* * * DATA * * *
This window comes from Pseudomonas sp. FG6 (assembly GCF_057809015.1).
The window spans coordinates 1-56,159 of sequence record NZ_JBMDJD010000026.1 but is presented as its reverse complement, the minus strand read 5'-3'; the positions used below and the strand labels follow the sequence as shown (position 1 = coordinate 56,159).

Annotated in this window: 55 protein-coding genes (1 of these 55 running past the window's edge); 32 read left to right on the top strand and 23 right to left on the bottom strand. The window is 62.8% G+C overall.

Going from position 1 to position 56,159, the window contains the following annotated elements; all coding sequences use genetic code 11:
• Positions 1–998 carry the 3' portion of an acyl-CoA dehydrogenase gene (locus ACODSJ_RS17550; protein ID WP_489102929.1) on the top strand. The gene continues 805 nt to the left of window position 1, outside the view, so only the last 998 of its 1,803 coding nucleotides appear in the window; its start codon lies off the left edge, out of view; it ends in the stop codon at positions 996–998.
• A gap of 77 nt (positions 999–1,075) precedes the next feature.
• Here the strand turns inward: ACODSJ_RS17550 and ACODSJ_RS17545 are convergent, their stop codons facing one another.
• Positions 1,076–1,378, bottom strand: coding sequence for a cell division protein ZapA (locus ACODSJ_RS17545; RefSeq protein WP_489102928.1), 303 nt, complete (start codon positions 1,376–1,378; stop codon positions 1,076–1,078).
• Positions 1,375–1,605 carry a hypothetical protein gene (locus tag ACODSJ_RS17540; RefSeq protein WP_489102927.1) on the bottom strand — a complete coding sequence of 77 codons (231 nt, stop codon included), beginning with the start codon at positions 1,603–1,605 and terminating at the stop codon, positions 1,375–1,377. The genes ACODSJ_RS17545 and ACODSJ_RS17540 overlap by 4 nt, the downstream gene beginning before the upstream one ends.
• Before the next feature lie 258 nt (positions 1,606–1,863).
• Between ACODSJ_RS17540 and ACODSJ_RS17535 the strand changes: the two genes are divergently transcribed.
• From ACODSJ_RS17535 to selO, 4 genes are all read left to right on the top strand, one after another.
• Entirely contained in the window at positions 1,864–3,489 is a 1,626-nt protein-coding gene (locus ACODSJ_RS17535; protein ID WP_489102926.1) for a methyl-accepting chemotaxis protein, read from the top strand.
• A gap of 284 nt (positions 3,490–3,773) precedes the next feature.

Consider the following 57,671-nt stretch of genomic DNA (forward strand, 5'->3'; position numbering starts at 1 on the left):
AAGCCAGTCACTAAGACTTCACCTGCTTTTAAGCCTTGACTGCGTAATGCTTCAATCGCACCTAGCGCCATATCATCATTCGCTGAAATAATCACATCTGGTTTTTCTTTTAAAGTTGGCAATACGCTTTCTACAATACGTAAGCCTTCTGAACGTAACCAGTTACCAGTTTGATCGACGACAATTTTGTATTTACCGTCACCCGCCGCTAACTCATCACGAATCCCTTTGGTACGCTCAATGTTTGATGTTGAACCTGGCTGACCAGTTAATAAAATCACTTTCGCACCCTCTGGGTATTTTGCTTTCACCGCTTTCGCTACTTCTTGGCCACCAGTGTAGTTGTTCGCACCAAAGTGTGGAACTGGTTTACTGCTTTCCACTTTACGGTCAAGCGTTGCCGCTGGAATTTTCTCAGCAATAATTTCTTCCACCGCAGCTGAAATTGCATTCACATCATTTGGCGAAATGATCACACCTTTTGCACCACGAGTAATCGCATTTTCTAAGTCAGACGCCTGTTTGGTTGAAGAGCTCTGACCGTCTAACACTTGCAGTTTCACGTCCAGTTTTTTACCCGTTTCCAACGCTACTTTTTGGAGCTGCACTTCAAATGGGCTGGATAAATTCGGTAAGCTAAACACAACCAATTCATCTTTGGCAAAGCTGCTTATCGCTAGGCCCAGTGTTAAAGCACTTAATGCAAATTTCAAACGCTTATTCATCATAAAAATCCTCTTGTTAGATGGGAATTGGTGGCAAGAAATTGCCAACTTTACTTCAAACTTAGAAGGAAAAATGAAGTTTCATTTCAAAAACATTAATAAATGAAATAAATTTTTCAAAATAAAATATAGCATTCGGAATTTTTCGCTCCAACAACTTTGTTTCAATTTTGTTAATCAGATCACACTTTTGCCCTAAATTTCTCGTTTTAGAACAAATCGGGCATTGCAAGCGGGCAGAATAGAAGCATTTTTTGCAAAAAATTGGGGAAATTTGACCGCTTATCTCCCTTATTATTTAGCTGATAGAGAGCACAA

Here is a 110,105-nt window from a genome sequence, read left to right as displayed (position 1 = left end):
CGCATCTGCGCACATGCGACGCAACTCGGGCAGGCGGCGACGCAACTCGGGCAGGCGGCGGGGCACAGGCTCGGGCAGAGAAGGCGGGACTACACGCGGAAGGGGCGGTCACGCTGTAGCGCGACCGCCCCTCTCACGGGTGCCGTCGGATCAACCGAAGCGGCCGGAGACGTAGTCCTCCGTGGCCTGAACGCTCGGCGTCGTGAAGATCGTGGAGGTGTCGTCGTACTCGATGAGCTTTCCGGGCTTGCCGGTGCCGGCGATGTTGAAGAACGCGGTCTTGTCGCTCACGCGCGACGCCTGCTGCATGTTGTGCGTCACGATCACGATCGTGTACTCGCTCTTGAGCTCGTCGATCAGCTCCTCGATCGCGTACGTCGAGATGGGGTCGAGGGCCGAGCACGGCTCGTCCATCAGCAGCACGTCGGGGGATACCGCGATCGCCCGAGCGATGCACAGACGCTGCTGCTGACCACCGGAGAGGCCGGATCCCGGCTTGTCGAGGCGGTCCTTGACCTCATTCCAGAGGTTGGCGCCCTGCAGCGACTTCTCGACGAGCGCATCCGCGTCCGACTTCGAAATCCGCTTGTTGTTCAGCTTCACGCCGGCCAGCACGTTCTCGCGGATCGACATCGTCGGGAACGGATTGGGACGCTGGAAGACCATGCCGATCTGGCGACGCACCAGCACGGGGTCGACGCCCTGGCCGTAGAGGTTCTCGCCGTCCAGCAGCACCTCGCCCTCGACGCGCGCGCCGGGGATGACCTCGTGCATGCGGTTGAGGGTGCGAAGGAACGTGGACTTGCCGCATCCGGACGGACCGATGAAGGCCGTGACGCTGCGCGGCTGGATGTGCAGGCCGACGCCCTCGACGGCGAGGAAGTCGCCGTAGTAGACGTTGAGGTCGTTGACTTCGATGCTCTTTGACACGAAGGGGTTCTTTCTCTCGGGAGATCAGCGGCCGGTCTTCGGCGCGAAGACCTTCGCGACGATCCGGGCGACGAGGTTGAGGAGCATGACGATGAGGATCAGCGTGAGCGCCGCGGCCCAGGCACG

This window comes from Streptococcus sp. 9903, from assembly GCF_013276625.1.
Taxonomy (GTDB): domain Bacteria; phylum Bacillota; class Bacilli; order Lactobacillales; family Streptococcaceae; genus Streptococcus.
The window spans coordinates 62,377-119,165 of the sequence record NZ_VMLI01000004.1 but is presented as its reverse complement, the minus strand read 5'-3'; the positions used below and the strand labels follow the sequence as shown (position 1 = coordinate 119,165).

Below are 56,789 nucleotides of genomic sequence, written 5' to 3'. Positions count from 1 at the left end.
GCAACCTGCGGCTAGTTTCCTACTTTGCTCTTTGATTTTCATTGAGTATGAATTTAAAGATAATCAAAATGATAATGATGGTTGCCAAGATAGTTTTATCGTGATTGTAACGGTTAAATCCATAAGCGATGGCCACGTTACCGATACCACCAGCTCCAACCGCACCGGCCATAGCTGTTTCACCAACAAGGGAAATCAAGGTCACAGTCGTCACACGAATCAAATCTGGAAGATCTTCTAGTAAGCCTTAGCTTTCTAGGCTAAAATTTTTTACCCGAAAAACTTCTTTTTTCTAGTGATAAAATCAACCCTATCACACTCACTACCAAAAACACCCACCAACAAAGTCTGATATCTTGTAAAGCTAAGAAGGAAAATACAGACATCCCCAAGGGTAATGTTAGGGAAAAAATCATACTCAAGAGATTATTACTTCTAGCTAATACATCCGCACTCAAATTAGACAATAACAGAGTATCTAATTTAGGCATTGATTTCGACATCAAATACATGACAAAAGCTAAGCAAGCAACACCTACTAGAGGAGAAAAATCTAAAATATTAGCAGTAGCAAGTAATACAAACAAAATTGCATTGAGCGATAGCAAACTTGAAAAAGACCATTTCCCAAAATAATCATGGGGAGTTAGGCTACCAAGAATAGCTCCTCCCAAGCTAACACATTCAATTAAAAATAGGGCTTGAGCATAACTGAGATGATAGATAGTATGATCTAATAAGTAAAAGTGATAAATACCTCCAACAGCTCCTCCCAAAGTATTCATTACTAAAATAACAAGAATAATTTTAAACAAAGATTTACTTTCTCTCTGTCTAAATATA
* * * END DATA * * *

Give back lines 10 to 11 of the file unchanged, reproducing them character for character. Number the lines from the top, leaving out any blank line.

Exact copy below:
• Before the next feature lie 258 nt (positions 1,606–1,863).
• Between ACODSJ_RS17540 and ACODSJ_RS17535 the strand changes: the two genes are divergently transcribed.